Dramatised from a story first published in his collection The Casuarina Tree (1924), Maugham's play The Letter, starring Gladys Cooper, had its premiere in London in 1927. Later, he asked that Katharine Cornell play the lead in the 1927 Broadway version. The play was adapted as a film by the same name in 1929, and again in 1940, for which Bette Davis received an Oscar nomination. In 1951, Cornell was a great success playing the lead in his comedy, The Constant Wife.

In 1926, Maugham bought the Villa La Mauresque, on 9 acres at Cap Ferrat on the French Riviera and it was his home for most of the rest of his life. There he hosted one of the great literary and social salons of the 1920s and 30s. He continued to be highly productive, writing plays, short stories, novels, essays and travel books. By 1940, when the collapse of France and its occupation by the German Third Reich forced Maugham to leave the French Riviera, he was a refugee – but one of the wealthiest and most famous writers in the English-speaking world.

Maugham's novel, An Appointment in Samarra (1933), is based on an ancient Babylonian myth: Death is both the narrator and a central character. The American writer John O'Hara credited Maugham's novel as a creative inspiration for his own novel Appointment in Samarra.[citation needed]

Maugham, by then in his sixties, spent most of the Second World War in the United States, first in Hollywood (he worked on many scripts, and was one of the first authors to make significant money from film adaptations) and later in the South. While in the US, he was asked by the British government to make patriotic speeches to induce the US to aid Britain, if not necessarily become an allied combatant. After his companion Gerald Haxton died in 1944, Maugham moved back to England. In 1946 he returned to his villa in France, where he lived, interrupted by frequent and long travels, until his death.

Maugham began a relationship with Alan Searle, whom he had first met in 1928. A young man from the London slum area of Bermondsey, Searle had already been kept by older men. He proved a devoted if not a stimulating companion. One of Maugham's friends, describing the difference between Haxton and Searle, said simply: "Gerald was vintage, Alan was vin ordinaire."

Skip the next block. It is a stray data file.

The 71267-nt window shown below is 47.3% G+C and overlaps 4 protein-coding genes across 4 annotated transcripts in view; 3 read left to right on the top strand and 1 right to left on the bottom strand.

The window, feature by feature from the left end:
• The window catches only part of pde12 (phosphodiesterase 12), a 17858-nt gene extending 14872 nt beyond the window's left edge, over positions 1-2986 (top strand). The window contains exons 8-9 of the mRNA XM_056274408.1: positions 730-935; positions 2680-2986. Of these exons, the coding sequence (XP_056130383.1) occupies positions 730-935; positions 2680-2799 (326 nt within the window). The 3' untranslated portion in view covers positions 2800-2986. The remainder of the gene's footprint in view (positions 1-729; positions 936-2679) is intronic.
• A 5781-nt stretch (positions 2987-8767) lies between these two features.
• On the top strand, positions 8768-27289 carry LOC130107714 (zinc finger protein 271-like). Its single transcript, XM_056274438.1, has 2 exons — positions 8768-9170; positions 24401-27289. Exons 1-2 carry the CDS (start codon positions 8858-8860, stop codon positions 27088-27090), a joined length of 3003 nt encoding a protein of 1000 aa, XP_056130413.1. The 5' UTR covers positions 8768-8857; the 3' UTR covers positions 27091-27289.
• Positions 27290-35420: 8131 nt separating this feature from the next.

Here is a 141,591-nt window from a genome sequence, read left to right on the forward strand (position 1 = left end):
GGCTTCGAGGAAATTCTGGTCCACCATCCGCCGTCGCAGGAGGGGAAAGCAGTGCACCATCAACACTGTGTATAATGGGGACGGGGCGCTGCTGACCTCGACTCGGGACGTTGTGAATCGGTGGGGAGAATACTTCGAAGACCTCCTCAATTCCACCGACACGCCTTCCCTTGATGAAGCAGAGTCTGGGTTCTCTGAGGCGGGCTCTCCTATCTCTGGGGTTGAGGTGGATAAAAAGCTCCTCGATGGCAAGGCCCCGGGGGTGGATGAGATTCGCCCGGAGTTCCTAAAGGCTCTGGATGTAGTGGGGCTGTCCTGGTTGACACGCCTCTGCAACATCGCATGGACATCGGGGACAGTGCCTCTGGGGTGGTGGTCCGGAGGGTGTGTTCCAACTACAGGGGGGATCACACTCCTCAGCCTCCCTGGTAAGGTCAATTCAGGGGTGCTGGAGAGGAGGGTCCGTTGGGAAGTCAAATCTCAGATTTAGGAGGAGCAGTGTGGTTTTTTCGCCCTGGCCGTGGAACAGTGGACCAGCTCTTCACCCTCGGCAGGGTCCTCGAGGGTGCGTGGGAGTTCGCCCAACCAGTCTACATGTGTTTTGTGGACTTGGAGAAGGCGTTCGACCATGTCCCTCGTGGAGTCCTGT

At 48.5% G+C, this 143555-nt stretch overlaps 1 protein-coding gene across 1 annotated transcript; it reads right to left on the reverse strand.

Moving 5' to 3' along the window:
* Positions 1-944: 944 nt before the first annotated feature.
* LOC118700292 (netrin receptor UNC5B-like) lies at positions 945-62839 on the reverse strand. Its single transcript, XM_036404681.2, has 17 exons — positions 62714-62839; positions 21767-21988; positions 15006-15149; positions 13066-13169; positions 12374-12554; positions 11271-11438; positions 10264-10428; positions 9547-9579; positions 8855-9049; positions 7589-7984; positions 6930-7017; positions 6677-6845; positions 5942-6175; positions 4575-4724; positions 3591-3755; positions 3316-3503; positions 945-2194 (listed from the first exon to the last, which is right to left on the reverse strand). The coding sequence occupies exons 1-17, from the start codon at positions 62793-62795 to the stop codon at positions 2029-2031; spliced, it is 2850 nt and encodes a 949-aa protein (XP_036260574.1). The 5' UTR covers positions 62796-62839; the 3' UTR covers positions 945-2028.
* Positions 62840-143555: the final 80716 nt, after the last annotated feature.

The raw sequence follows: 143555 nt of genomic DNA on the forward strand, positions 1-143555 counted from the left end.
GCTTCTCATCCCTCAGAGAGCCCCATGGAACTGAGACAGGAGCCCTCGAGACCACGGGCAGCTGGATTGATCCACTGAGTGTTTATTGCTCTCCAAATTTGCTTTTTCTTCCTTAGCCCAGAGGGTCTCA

Maugham's love life was almost never smooth. He once confessed: "I have most loved people who cared little or nothing for me and when people have loved me I have been embarrassed ... In order not to hurt their feelings, I have often acted a passion I did not feel."

In 1962 Maugham sold a collection of paintings, some of which had already been assigned to his daughter Liza by deed. She sued her father and won a judgment of £230,000. Maugham publicly disowned her and claimed she was not his biological daughter. He adopted Searle as his son and heir but the adoption was annulled. In his 1962 volume of memoirs, Looking Back, he attacked the late Syrie Maugham and wrote that Liza had been born before they married.

 The memoir cost him several friends and exposed him to much public ridicule. Liza and her husband Lord Glendevon contested the change in Maugham's will in the French courts, and it was overturned.

But, in 1965 Searle inherited £50,000, the contents of the Villa La Mauresque, Maugham's manuscripts and his revenue from copyrights for 30 years. Thereafter the copyrights passed to the Royal Literary Fund.

There is no grave for Maugham. His ashes were scattered near the Maugham Library, The King's School, Canterbury. Liza Maugham, Lady Glendevon, died aged 83 in 1998, survived by her four children (a son and a daughter by her first marriage to Vincent Paravicini, and two more sons to Lord Glendevon). One of her grandchildren is Derek Paravicini, who is a musical prodigy and autistic savant.

Commercial success with high book sales, successful theatre productions and a string of film adaptations, backed by astute stock market investments, allowed Maugham to live a very comfortable life.

Small and weak as a boy, Maugham had been proud even then of his stamina, and as an adult he kept churning out the books, proud that he could. Yet, despite his triumphs, he never attracted the highest respect from the critics or his peers. Maugham attributed this to his lack of "lyrical quality", his small vocabulary, and failure to make expert use of metaphor in his work. In 1934 the American journalist and radio personality Alexander Woollcott offered Maugham some language advice: "The female implies, and from that the male infers." Maugham responded: "I am not yet too old to learn."